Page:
Coronavirus: Hamster Research shows Effectiveness of Masks

Coronavirus: hamster research shows effectiveness of masks ‘huge’

Hamsters placed in adjoining cages with infected subjects were infected at a 66.7 per cent rate; the introduction of a barrier saw the percentage drop to 16.7%.

The study, which the team called the first of its kind, found the rate of non-contact transmission – in which the virus was transmitted via respiratory droplets or airborne particles – dropped by as much as 75 per cent when masks were present.

“I know wearing masks will be difficult during the summer time. My advice is especially when you are in an indoor or closed environment where there’s no free air exchange, in crowded places or on public transport, you must wear a mask.”


Why I Follow Physicians on MedTwitter

I follow physicians on the front line so that I can understand the risks of our new normal better and to periodically adapt my behavior to minimize those risks to my health and well being.  An example follows:

The credentials from Emory University School of Medicine:

Dr. Milad Sharifpour is an anesthesiologist and intensivist at Emory University Hospital. His clinical expertise includes perioperative care of patients undergoing neurosurgical and vascular surgical procedures, as well as postoperative care of patients undergoing cardiothoracic surgery in the intensive care unit. His clinical and research interests include perioperative stroke, perioperative fluid resuscitation, intraoperative mechanical ventilation, and postoperative pulmonary complications.

The May 15, 2020 tweet:

For those protesting social distancing (doubt they would read this) – a small group of my friends got together for lunch 10 days ago: 1 is on a vent, another admitted to a regular floor bed, 5 others are COVID + at home. You can be asymptomatic and have COVID19.

The state of Georgia started reopening a few weeks ago.



“We have a very large country and the dynamics of the outbreak are different, in different regions of the country.”

Anthony Fauci MD

We have better numbers in Oklahoma as the state enters Phase Two of our reopening and I still haven’t gone to a restaurant for a dine-in meal.

The YMCA has reopened and I’ve not gone for a work out yet.

My dentist called.  I haven’t called back yet.

I have been highly selective regarding which stores to shop at for essentials.

My barber has reopened and I have an appointment for May 31st.

It will be nice to get a real haircut.





Paediatric Multisystem Inflammatory Syndrome – (PIM-TS)

DFTB, T. Paediatric Multisystem Inflammatory Syndrome, Don’t Forget the Bubbles, 2020. Available at:

There has clearly been a lot of media interest in PIMS-TS but it is still an extremely uncommon disease entity in the context of all children presenting to emergency and acute care services. The vast majority of children, including those who were critically ill, have made a good recovery.


The Latest in COVID-19 News: Week Ending 05.16.20 – NEJM Journal Watch

Click on the link for the NEJM Journal Watch weekly update.  NO paywalls on any of the links in this article.

The Latest in COVID-19 News: Week Ending May 16

Meanwhile in Oklahoma…


A Muskogee County man accused of coughing on police and claiming he had COVID-19 is now facing felony charges.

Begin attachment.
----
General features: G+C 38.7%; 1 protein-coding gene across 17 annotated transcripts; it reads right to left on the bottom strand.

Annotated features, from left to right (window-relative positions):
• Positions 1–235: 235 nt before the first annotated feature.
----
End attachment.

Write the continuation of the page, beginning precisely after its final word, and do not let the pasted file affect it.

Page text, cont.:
Muskogee man accused of coughing on officers, claiming to have COVID-19



Density Matters

As coronavirus forces us to keep our distance, city density matters less than internal density

Elek Pafka is Lecturer in Urban Planning and Urban Design at the Faculty of Architecture, Building and Planning – University of Melbourne. His research focuses on the relationship between material density, urban form and the intensity of urban life, as well as methods of mapping the ‘pulse’ of the city. He has participated in research on transit orientated development, functional mix and high-density living. He has co-edited the book Mapping Urbanities: Morphologies, Flows, Possibilities.

So what kind of density is relevant for the spread of coronavirus? It has become increasingly clear COVID-19 is mainly transmitted through extended close contact, particularly in enclosed spaces, where droplets and aerosols accumulate. The density that matters is internal population density – generally measured as square metres per person.  Thus, high-risk places can include dormitories, open-plan offices, churches, hospitals, public transport, planes and cruise ships. The evidence to date points to much less transmission through casual contacts in outdoor spaces such as streets or parks.

An interesting viewpoint from outside of the medical and political realms.

Where Have All the Briskets Gone?

The question now is how quickly the supply from the beef processors will stabilize to bring overall beef prices down and live cattle prices up. U.S. Secretary of Agriculture Sonny Perdue announced this week that he expected all the processing plants to be reopened soon. “I’d say probably a week to ten days we’ll be back up, fully back up,” Perdue said in a meeting with Trump and Iowa governor Kim Reynolds, but that may be overly optimistic. Even if the plants have reopened, they won’t likely be at full capacity. As David Anderson from Texas A&M says, “It doesn’t mean anybody’s going to show up,” referring to the workers. In an anonymous essay, an employee who says she works at a Tyson beef plant in Amarillo wrote: “I don’t feel critical. I don’t feel essential. I feel sacrificial.” Even if the workers are willing to return to the reopened plants, USDA inspectors are required for any plant to operate, and more than one hundred members of the already short-staffed inspector workforce have been infected.

Where Have All the Briskets Gone?

Texans are getting anxious about their BBQ.

Update 05.17.20

Meanwhile in Oklahoma…